And, if your cousin is actually interested in these issues, he might want to join The Energy Conversation (www.energyconversation.org). Now, the face-to-face conversations and business card exchanges can't be, but these often quite interesting presentations are archived onto the web.

Blogging regularly at Get Energy Smart. NOW!!!

by a siegel (siegeadATgmailIGNORETHISdotPLEASEcom) on Sun Jun 29th, 2008 at 01:03:02 PM EST
I am aware that the Washington Times is owned by Rev. Moon.  To whom did the Post go after Graham?  And what is their religious affiliation?

"It is not necessary to have hope in order to persevere."
by ARGeezer (ARGeezer a in a circle eurotrib daught com) on Sun Jun 29th, 2008 at 02:14:54 PM EST
The current publisher is Katharine Weymouth, one of Katharine Graham's granddaughters.  She was named to succeed Boisfeuillet Jones earlier this year; he had been publisher since taking over from Weymouth's uncle Don Graham in 2000.  Graham was publisher from 1979 to 2000 and remains CEO and chairman of the board of the Washington Post Company, which also owns Newsweek (of which Katharine Weymouth's mother, Lally Weymouth, is senior editor and chief celebrity-interviewer).

I don't know the religious affiliation of Katharine Weymouth, nor of Jones, nor of Don Graham.  Weymouth's wedding to her now-ex-husband was performed by an Episcopal minister.

by the stormy present (stormypresent aaaaaaat gmail etc) on Sun Jun 29th, 2008 at 02:34:40 PM EST
[ Parent ]
The Graham family is Episcopalian, I have no idea what Donald Graham's personal beliefs are, but he certainly was raised in that tradition.
by MarekNYC on Mon Jun 30th, 2008 at 12:38:44 AM EST
[ Parent ]
At one point, I suggested that the ONLY way we were every going to be able to address the problems of Peak Oil and Climate Change--issues that surprisingly enough, have attracted his interest--was to bring back the guillotine to clear out the fools who had caused the problems and were unlikely to ever contribute to new solutions

If you mean that literally rather than as rhetorical hyperbole then you can't really blame him for not taking you seriously.

by MarekNYC on Sun Jun 29th, 2008 at 03:24:55 PM EST
Well personally, this was just rhetoric.  I am too old for this sort of thing--revolutions are for the young.

However, if you think that folks are not at the stage to do something LIKE bringing back the guillotine, you are sadly mistaken. Whether its gas prices, official corruption, or the Iraq Occupation, folks I know are FURIOUS.  Soon, they will have very little to lose.

What happens next is anyone's guess.  It probably will not involve the guillotine because that would require folks understand some history.  But a spontaneous blockade of NYC by truckers who have decided their economic problems are caused by speculators on Wall Street could happen.  Since a city would begin running out of food in three days, this would get VERY interesting, very quickly.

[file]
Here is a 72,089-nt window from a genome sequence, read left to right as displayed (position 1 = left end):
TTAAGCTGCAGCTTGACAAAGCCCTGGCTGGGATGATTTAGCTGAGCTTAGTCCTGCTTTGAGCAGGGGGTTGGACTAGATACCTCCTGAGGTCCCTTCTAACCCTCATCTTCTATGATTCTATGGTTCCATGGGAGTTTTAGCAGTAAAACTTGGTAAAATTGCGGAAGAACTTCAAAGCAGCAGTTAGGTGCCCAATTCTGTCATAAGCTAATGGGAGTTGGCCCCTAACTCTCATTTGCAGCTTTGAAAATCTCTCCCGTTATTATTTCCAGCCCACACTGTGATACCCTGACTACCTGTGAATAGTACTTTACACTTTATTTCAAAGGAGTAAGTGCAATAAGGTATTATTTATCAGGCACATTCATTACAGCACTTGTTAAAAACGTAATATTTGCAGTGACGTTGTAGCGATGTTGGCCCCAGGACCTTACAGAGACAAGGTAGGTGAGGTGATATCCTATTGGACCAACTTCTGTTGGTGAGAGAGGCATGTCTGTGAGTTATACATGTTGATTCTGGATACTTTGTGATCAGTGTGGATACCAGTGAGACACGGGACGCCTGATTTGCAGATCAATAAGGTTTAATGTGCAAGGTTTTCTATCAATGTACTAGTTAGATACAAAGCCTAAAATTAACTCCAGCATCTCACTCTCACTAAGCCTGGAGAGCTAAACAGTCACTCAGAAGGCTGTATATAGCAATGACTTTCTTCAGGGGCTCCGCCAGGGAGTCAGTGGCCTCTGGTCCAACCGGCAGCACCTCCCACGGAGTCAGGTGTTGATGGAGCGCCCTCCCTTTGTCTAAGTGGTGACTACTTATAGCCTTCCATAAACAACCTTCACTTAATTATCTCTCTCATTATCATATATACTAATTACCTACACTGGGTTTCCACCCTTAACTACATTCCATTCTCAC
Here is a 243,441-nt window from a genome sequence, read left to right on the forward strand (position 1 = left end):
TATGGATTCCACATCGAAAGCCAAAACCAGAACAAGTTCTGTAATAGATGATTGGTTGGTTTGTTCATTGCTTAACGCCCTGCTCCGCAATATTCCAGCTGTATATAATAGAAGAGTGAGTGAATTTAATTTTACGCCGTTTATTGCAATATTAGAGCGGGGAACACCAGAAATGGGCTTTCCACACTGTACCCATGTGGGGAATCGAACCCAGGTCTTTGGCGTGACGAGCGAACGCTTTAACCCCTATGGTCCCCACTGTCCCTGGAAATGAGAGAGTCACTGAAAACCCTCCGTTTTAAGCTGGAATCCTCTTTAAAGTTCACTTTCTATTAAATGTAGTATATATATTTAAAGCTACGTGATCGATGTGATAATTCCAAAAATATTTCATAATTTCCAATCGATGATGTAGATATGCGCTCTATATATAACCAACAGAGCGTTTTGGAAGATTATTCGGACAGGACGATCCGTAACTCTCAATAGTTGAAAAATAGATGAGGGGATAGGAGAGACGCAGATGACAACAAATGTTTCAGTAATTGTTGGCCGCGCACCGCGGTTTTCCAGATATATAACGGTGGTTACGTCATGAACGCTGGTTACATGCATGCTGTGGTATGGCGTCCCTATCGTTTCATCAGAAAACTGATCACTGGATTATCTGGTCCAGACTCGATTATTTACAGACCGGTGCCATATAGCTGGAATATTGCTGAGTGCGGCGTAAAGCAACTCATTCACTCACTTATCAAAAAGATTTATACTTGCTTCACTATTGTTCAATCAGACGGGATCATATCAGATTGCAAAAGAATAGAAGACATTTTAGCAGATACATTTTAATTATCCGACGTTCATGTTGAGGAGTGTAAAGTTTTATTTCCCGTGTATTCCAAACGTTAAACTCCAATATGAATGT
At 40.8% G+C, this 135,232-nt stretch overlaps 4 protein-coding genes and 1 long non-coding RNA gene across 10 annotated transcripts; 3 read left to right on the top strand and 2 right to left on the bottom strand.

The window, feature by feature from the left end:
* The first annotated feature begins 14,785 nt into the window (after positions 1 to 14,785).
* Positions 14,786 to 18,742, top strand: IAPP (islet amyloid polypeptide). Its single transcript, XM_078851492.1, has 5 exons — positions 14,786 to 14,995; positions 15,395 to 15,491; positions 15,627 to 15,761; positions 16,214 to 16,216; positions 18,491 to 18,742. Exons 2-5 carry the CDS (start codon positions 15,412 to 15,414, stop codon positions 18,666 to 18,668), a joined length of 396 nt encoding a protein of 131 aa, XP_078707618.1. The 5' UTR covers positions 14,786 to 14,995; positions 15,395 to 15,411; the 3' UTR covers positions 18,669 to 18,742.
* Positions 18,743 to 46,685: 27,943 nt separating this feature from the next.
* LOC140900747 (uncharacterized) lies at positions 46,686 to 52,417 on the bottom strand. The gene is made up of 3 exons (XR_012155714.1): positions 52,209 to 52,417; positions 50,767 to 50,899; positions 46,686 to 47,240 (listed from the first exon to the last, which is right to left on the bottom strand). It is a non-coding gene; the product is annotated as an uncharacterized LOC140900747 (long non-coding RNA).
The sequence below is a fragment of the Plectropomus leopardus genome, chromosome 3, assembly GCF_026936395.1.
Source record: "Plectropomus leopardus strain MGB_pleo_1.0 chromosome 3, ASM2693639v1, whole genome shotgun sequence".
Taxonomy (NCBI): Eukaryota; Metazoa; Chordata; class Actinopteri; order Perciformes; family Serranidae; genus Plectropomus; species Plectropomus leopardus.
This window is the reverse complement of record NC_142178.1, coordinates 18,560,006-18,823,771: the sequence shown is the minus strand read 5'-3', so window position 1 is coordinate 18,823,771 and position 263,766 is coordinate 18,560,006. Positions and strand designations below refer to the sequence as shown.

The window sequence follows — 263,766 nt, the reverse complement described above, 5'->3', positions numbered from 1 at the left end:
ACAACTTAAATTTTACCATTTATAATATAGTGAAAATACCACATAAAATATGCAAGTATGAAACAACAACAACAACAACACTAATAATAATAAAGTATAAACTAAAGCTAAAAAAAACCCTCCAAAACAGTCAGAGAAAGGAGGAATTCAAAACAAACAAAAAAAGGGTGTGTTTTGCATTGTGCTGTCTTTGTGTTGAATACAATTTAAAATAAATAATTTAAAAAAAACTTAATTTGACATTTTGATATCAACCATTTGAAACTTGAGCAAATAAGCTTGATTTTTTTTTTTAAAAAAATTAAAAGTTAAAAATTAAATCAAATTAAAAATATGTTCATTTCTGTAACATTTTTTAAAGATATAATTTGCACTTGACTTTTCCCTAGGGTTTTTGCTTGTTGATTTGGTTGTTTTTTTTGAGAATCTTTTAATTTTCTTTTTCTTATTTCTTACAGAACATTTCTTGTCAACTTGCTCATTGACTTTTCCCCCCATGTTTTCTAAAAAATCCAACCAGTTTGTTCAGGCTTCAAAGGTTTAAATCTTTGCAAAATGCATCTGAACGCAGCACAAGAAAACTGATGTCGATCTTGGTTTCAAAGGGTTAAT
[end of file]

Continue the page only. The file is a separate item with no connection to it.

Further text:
"Remember the I35W bridge--who needs terrorists when there are Republicans"

by techno (reply@elegant-technology.com) on Mon Jun 30th, 2008 at 01:42:31 PM EST
[ Parent ]
Re: trucker blockades, read Post Peak Iberia by Luis de Sousa on June 11th, 2008.

When the capital development of a country becomes a by-product of the activities of a casino, the job is likely to be ill-done. — John M. Keynes
by Migeru (migeru at eurotrib dot com) on Mon Jun 30th, 2008 at 01:48:14 PM EST
[ Parent ]
  1. The city would not begin running out of food in three days, unless by 'food' you mean fresh fruits and vegetables.

  2. They'd be cleared off by the cops in very short order.

  3. Their problems are not caused by 'wall street speculators'.

  4. The vast majority of people in NYC are not 'wall street speculators'

  5. Therefore the cops would have overwhelming public support.

  6. My point was that if you really think violent action would be a way to achieve positive change in the US government, you're very naive.
by MarekNYC on Mon Jun 30th, 2008 at 01:51:51 PM EST
[ Parent ]
To clear a concerted action you would need the National Guard.  And guess where they are.

And while New Yorkers would back the police, the overwhelming majority of Americans would just love to see that wicked city die a slow miserable death.

And no, I have NEVER backed a violent revolution--ever, for any reason--but I DO understand how they happen.  Just remember, this country was BORN in a revolution.

"Remember the I35W bridge--who needs terrorists when there are Republicans"

by techno (reply@elegant-technology.com) on Mon Jun 30th, 2008 at 02:06:53 PM EST
[ Parent ]
'that wicked city' - are you taking your talking points from James Dobson and Pat Robertson?
by MarekNYC on Mon Jun 30th, 2008 at 02:09:04 PM EST
[ Parent ]
No!

But a LOT of people do.  C'mon. Hating New York is one of the national pastimes.  Funny you don;t know that.

"Remember the I35W bridge--who needs terrorists when there are Republicans"